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Leading Economic Index rebounds in July, good for homebuilders

Brent Nyitray, CFA

The Conference Board Leading Economic Index is a forward-looking index mainly used to identify turning points in the economy

The index of Leading Economic Indicators (LEI) is a business cycle indicator. It’s based on 11 different economic statistics: average workweek, initial jobless claims, new orders, building permits, unfilled durable goods, commodity prices, consumer expectations, stock prices, and money supply. Since it’s an amalgam of previously released indices, it isn’t really a market-moving release. This index can be volatile, so analysts tend to identify three-month trends as an indication that the economy is moving into another part of the business cycle.

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The Index of Leading Economic Indicators increases in July

After a flat June, the index increased to 0.6 in July. Overall, the index shows an economy that’s slowly mending. Ken Goldstein, economist at the Conference Board, said, “The improvement in the LEI and the pick up in the six-month growth rate suggest better economic and job growth in the second half of 2013. However, the biggest uncertainties remain the pace of business spending and the impact of slower global growth on U.S. exports.”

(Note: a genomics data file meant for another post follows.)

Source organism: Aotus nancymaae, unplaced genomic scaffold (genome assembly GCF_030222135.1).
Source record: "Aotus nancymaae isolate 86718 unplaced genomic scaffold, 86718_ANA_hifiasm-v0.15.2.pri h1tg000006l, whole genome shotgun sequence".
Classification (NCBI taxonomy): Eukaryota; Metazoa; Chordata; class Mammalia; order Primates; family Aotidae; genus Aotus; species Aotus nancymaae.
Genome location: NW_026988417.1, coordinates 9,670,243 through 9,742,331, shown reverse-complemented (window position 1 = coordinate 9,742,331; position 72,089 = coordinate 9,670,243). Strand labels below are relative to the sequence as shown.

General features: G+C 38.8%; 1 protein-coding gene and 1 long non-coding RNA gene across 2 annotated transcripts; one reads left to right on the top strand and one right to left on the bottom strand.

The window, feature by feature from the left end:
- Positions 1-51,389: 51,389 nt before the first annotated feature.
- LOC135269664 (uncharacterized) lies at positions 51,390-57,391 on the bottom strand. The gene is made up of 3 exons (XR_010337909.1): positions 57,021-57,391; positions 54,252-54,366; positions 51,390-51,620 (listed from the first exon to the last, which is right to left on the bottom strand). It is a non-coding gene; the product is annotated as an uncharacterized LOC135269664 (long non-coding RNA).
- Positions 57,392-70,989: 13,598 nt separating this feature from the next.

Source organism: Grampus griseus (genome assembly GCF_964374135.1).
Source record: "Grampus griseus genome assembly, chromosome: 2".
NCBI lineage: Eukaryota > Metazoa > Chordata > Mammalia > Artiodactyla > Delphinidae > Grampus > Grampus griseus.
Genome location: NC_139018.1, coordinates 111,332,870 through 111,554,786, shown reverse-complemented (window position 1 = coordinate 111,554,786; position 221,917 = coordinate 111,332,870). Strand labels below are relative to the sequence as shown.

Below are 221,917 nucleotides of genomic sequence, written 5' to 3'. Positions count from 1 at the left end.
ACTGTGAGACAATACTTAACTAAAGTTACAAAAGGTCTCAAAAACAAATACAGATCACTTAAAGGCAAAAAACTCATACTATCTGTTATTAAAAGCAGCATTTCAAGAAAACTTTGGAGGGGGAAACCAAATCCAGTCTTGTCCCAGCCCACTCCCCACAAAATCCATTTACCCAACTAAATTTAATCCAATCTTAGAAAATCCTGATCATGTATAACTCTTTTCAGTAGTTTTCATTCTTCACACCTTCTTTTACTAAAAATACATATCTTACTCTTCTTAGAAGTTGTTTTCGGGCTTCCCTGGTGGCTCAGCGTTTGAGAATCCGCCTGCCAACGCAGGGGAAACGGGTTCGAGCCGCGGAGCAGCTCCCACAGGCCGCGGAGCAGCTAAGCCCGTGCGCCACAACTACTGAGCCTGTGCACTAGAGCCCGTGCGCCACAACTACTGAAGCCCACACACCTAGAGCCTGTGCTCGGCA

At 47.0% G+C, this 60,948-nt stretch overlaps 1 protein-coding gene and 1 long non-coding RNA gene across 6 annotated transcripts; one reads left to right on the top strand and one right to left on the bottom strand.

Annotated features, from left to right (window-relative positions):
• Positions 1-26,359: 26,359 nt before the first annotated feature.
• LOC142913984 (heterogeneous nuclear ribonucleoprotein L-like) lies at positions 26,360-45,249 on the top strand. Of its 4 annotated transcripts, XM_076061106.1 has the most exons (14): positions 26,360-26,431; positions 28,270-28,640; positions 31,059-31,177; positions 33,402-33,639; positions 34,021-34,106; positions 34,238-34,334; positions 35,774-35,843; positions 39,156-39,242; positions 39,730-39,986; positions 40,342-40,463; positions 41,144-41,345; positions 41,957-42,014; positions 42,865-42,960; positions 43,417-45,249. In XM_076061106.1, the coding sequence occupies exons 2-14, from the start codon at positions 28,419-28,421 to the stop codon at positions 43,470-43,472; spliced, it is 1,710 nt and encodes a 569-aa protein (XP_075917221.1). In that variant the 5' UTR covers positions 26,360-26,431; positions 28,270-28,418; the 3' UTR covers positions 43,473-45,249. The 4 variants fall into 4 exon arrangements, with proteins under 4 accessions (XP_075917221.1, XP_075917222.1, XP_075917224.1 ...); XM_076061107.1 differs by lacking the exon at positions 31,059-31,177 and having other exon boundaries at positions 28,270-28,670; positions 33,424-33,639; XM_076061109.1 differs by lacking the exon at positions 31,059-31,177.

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Implications for homebuilders

Overall, the report shows the economy is still expanding moderately, and that the labor market should start improving. While sentiment is generally improving, the overall economy is one of slow growth—which is worrisome for increasing employment. Jobs are the most important economic statistic for homebuilders, and builders need to see an increase in job growth to get some activity from the first-time homebuyer. Overall increases in consumer sentiment, however modest, are starting to drive more business for homebuilders like Lennar (LEN), KB Home (KBH), Toll Brothers (TOL), Standard Pacific (SPF), and NVR (NVR). Housing starts have been so low for so long that there’s some real pent-up demand that will unleash as the economy improves. The shortage of skilled workers could negatively affect margins as business expands. Homebuilder first quarter earnings were generally good, which supports the reading from the Conference Board.

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